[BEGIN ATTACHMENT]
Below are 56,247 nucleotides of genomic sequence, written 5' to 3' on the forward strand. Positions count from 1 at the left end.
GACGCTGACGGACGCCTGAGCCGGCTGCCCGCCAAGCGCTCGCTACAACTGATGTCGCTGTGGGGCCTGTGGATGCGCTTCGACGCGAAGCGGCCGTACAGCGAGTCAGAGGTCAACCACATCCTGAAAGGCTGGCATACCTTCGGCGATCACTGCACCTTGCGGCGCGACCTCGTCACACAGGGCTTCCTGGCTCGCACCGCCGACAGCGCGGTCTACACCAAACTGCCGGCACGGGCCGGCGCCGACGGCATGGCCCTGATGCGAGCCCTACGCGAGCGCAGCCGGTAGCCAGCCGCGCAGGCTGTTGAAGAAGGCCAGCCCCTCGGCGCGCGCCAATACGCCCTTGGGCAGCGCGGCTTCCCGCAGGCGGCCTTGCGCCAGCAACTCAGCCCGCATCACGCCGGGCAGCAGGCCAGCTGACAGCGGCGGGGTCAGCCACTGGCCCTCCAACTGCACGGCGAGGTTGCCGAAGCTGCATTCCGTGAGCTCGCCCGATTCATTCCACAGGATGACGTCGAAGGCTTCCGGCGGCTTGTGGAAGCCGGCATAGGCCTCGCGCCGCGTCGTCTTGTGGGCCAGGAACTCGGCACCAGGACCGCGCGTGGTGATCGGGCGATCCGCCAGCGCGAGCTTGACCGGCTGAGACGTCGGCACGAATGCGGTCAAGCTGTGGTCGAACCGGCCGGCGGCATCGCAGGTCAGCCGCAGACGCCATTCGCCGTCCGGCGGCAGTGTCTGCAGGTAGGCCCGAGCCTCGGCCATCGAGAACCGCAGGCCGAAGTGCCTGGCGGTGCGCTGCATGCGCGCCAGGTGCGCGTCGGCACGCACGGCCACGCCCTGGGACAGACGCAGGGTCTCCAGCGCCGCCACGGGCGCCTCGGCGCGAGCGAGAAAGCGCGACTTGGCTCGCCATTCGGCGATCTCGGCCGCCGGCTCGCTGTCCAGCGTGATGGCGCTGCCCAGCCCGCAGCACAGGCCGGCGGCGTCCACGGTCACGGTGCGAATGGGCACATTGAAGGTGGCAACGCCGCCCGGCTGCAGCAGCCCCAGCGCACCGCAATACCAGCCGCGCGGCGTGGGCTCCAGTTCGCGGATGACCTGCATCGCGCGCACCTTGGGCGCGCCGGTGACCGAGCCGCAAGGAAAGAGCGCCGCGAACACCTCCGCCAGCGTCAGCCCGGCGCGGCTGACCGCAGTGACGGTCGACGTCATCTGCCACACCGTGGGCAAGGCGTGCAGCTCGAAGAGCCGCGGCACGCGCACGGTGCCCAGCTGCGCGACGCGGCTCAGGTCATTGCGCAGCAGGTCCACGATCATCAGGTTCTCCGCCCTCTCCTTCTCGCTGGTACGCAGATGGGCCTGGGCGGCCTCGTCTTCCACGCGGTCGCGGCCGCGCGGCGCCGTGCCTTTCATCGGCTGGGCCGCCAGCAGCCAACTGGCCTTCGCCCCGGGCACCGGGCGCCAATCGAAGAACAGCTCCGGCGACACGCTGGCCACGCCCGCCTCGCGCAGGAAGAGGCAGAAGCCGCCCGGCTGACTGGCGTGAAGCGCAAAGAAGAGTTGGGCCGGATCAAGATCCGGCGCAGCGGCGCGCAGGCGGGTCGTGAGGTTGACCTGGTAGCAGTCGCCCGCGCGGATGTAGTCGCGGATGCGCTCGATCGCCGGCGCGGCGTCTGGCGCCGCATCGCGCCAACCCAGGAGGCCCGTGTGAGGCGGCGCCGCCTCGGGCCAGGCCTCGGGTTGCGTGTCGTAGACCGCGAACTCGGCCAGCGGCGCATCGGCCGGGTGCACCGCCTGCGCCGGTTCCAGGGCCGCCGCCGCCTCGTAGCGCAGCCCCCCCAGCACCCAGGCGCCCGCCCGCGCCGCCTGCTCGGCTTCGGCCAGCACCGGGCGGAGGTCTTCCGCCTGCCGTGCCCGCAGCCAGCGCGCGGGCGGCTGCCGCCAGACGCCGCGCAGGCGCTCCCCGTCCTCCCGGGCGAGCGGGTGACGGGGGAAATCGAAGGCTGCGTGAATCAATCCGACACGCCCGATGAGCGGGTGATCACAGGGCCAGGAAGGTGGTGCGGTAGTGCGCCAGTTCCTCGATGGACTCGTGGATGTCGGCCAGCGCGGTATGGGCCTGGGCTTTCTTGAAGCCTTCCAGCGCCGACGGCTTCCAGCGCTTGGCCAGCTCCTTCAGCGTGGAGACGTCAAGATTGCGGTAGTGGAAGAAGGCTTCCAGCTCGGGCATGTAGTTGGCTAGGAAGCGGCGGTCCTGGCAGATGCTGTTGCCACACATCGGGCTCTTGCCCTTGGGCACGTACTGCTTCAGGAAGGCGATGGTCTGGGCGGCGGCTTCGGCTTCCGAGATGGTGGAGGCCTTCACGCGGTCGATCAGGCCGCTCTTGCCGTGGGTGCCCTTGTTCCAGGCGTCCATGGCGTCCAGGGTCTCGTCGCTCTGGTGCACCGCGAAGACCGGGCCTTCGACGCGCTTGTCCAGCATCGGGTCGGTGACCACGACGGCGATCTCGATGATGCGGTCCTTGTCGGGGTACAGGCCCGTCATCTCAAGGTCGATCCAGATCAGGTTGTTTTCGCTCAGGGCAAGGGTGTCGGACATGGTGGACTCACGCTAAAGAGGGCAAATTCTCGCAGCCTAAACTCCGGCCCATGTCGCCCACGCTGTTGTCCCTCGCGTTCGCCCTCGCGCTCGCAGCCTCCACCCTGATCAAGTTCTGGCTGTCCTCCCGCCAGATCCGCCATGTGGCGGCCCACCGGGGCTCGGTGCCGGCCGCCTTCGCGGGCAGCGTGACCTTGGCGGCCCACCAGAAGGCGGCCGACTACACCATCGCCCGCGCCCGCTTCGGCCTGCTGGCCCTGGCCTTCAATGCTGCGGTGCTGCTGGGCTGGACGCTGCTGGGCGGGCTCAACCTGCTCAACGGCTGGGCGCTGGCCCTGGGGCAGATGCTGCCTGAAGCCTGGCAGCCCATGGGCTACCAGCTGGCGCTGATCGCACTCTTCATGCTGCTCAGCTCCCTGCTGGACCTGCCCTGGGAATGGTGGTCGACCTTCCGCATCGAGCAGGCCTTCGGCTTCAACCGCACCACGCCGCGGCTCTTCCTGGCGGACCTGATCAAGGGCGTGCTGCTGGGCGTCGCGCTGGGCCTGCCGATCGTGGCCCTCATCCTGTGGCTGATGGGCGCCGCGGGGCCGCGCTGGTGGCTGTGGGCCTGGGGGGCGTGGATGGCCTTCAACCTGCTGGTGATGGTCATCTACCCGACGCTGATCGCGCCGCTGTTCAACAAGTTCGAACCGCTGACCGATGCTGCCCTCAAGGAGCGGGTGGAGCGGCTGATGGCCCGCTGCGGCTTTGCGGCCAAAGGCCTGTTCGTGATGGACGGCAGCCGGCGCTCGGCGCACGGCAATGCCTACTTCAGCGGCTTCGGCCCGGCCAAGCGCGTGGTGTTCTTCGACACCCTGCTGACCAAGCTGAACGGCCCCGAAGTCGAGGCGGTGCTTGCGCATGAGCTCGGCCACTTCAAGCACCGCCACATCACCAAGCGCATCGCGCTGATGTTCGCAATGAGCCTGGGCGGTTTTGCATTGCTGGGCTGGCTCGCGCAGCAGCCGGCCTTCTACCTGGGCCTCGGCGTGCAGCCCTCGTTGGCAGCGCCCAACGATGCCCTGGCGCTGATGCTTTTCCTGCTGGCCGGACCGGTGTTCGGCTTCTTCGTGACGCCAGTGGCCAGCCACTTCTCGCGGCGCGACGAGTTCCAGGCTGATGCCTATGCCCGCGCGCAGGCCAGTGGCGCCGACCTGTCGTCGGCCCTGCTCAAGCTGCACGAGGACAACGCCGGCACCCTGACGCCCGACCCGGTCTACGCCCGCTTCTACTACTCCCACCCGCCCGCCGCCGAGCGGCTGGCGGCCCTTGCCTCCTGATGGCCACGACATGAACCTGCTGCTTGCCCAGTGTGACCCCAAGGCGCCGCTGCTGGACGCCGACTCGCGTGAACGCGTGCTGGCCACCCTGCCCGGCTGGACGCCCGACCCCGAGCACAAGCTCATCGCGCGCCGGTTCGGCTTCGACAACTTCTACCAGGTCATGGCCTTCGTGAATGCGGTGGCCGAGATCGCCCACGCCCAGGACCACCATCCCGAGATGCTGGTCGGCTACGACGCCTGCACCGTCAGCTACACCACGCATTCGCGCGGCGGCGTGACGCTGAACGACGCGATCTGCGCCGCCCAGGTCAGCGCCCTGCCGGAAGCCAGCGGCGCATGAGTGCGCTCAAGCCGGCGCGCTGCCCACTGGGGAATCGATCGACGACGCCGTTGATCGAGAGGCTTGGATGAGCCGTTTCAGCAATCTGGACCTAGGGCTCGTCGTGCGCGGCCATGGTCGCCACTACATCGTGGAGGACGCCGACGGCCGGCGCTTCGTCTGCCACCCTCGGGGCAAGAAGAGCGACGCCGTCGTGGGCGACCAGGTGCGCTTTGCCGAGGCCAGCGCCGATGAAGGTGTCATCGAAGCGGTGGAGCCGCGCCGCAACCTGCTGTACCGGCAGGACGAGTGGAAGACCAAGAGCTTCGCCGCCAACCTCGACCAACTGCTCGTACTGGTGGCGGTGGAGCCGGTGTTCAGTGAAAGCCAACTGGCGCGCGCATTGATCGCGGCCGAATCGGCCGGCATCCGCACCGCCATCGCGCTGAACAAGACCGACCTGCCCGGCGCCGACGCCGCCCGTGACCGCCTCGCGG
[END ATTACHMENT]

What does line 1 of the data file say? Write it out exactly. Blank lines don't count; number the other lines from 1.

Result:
Below are 56,247 nucleotides of genomic sequence, written 5' to 3' on the forward strand. Positions count from 1 at the left end.